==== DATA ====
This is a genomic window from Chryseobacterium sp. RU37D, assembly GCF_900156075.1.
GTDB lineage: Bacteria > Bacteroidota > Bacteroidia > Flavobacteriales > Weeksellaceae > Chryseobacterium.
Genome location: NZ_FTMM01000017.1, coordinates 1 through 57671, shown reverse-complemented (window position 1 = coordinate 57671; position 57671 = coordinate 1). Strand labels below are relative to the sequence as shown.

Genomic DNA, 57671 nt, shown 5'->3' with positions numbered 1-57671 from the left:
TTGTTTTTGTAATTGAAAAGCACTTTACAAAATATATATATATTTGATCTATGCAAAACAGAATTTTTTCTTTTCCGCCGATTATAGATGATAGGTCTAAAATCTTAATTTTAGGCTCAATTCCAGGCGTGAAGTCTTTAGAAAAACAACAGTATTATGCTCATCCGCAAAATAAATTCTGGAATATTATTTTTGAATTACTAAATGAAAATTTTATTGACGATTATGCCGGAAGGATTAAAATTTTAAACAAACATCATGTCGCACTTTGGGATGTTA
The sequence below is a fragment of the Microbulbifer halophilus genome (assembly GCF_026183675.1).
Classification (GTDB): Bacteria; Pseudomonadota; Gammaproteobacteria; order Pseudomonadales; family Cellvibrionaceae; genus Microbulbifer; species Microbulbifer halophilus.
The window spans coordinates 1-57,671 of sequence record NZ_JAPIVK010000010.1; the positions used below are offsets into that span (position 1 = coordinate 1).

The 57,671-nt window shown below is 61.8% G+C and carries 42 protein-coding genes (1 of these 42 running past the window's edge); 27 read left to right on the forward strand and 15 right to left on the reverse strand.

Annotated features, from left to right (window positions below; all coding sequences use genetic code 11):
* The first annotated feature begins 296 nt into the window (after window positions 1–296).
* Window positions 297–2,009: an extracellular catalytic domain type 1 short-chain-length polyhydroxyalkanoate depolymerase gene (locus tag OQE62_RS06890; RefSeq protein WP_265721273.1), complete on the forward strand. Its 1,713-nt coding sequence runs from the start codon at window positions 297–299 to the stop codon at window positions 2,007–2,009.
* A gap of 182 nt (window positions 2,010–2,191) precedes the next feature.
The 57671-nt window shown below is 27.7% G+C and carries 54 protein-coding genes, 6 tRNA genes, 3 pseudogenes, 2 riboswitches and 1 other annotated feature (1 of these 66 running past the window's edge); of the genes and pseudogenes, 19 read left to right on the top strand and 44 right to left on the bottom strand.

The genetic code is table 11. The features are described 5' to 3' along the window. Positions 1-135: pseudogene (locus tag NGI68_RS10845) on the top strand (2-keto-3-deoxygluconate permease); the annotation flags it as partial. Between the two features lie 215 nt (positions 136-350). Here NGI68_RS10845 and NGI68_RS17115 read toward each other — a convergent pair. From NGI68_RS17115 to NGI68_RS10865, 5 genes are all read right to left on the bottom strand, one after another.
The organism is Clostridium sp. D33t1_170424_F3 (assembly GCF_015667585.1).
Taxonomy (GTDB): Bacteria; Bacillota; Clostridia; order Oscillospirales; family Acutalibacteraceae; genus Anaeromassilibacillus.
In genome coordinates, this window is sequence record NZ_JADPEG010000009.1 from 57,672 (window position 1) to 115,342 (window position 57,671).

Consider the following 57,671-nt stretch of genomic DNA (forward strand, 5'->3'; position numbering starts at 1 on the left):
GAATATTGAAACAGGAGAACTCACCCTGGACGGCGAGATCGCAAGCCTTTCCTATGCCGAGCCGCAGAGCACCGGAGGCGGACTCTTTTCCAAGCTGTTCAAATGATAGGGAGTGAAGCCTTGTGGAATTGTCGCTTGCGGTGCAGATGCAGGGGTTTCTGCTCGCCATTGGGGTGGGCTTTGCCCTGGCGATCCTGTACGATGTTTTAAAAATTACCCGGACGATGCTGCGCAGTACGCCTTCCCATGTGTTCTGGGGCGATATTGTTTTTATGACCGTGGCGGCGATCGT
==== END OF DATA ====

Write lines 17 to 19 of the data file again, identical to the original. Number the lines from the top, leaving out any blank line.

Taxonomy (GTDB): Bacteria; Bacillota; Clostridia; order Oscillospirales; family Acutalibacteraceae; genus Anaeromassilibacillus.
In genome coordinates, this window is sequence record NZ_JADPEG010000009.1 from 57,672 (window position 1) to 115,342 (window position 57,671).

Consider the following 57,671-nt stretch of genomic DNA (forward strand, 5'->3'; position numbering starts at 1 on the left):